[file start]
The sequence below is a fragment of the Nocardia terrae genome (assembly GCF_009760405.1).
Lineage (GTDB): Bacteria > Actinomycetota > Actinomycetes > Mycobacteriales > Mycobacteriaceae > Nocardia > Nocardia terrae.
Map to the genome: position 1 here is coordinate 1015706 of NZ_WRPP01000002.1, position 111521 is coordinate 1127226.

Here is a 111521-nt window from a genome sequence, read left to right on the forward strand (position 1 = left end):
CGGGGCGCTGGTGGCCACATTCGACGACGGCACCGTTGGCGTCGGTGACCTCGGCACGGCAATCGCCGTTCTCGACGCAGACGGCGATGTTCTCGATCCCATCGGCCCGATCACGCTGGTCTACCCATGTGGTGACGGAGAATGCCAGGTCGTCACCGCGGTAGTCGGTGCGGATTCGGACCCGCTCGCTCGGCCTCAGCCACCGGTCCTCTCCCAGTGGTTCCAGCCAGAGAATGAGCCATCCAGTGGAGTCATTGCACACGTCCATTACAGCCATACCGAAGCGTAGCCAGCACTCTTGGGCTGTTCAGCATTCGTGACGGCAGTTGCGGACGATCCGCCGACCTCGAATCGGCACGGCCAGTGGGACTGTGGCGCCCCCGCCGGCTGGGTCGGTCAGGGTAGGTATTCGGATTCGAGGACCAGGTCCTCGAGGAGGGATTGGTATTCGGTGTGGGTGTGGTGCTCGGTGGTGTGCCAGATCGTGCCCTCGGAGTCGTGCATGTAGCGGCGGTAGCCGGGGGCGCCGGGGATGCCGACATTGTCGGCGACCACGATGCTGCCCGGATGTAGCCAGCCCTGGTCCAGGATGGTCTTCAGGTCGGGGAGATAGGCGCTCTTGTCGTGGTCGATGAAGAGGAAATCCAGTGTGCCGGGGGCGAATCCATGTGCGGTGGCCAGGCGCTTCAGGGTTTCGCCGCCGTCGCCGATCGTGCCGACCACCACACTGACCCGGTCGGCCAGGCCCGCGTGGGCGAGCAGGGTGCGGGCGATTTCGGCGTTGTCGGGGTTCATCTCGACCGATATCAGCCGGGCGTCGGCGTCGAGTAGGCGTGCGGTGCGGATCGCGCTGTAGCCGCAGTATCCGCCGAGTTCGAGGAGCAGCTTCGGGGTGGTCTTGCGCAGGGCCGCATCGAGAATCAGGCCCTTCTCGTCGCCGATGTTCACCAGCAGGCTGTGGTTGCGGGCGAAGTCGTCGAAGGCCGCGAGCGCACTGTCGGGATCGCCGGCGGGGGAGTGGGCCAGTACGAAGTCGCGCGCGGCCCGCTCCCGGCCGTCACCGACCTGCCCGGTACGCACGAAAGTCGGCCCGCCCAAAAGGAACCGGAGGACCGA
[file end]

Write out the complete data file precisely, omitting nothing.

The sequence below is a fragment of the Nocardia terrae genome (assembly GCF_009760405.1).
Lineage (GTDB): Bacteria > Actinomycetota > Actinomycetes > Mycobacteriales > Mycobacteriaceae > Nocardia > Nocardia terrae.
Map to the genome: position 1 here is coordinate 1015706 of NZ_WRPP01000002.1, position 111521 is coordinate 1127226.

Here is a 111521-nt window from a genome sequence, read left to right on the forward strand (position 1 = left end):
CGGGGCGCTGGTGGCCACATTCGACGACGGCACCGTTGGCGTCGGTGACCTCGGCACGGCAATCGCCGTTCTCGACGCAGACGGCGATGTTCTCGATCCCATCGGCCCGATCACGCTGGTCTACCCATGTGGTGACGGAGAATGCCAGGTCGTCACCGCGGTAGTCGGTGCGGATTCGGACCCGCTCGCTCGGCCTCAGCCACCGGTCCTCTCCCAGTGGTTCCAGCCAGAGAATGAGCCATCCAGTGGAGTCATTGCACACGTCCATTACAGCCATACCGAAGCGTAGCCAGCACTCTTGGGCTGTTCAGCATTCGTGACGGCAGTTGCGGACGATCCGCCGACCTCGAATCGGCACGGCCAGTGGGACTGTGGCGCCCCCGCCGGCTGGGTCGGTCAGGGTAGGTATTCGGATTCGAGGACCAGGTCCTCGAGGAGGGATTGGTATTCGGTGTGGGTGTGGTGCTCGGTGGTGTGCCAGATCGTGCCCTCGGAGTCGTGCATGTAGCGGCGGTAGCCGGGGGCGCCGGGGATGCCGACATTGTCGGCGACCACGATGCTGCCCGGATGTAGCCAGCCCTGGTCCAGGATGGTCTTCAGGTCGGGGAGATAGGCGCTCTTGTCGTGGTCGATGAAGAGGAAATCCAGTGTGCCGGGGGCGAATCCATGTGCGGTGGCCAGGCGCTTCAGGGTTTCGCCGCCGTCGCCGATCGTGCCGACCACCACACTGACCCGGTCGGCCAGGCCCGCGTGGGCGAGCAGGGTGCGGGCGATTTCGGCGTTGTCGGGGTTCATCTCGACCGATATCAGCCGGGCGTCGGCGTCGAGTAGGCGTGCGGTGCGGATCGCGCTGTAGCCGCAGTATCCGCCGAGTTCGAGGAGCAGCTTCGGGGTGGTCTTGCGCAGGGCCGCATCGAGAATCAGGCCCTTCTCGTCGCCGATGTTCACCAGCAGGCTGTGGTTGCGGGCGAAGTCGTCGAAGGCCGCGAGCGCACTGTCGGGATCGCCGGCGGGGGAGTGGGCCAGTACGAAGTCGCGCGCGGCCCGCTCCCGGCCGTCACCGACCTGCCCGGTACGCACGAAAGTCGGCCCGCCCAAAAGGAACCGGAGGACCGA